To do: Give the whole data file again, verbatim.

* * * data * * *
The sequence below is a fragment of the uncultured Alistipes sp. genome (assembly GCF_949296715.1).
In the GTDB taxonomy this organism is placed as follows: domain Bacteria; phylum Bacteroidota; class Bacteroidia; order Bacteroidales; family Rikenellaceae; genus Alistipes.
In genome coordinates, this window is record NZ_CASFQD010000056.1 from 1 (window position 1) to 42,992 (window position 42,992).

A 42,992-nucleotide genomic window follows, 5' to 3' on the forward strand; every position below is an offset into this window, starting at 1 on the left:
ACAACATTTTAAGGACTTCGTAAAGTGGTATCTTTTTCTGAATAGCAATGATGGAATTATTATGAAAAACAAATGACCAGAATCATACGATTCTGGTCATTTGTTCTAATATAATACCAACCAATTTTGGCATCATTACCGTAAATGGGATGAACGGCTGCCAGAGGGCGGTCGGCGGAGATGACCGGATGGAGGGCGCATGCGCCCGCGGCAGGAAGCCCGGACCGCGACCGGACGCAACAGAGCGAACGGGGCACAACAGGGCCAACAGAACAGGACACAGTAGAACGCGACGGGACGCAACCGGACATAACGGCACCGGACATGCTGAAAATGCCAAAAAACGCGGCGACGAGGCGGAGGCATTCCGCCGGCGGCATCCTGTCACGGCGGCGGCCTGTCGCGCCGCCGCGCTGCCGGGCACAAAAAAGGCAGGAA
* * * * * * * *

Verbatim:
The sequence below is a fragment of the uncultured Alistipes sp. genome (assembly GCF_949296715.1).
In the GTDB taxonomy this organism is placed as follows: domain Bacteria; phylum Bacteroidota; class Bacteroidia; order Bacteroidales; family Rikenellaceae; genus Alistipes.
In genome coordinates, this window is record NZ_CASFQD010000056.1 from 1 (window position 1) to 42,992 (window position 42,992).

A 42,992-nucleotide genomic window follows, 5' to 3' on the forward strand; every position below is an offset into this window, starting at 1 on the left:
ACAACATTTTAAGGACTTCGTAAAGTGGTATCTTTTTCTGAATAGCAATGATGGAATTATTATGAAAAACAAATGACCAGAATCATACGATTCTGGTCATTTGTTCTAATATAATACCAACCAATTTTGGCATCATTACCGTAAATGGGATGAACGGCTGCCAGAGGGCGGTCGGCGGAGATGACCGGATGGAGGGCGCATGCGCCCGCGGCAGGAAGCCCGGACCGCGACCGGACGCAACAGAGCGAACGGGGCACAACAGGGCCAACAGAACAGGACACAGTAGAACGCGACGGGACGCAACCGGACATAACGGCACCGGACATGCTGAAAATGCCAAAAAACGCGGCGACGAGGCGGAGGCATTCCGCCGGCGGCATCCTGTCACGGCGGCGGCCTGTCGCGCCGCCGCGCTGCCGGGCACAAAAAAGGCAGGAA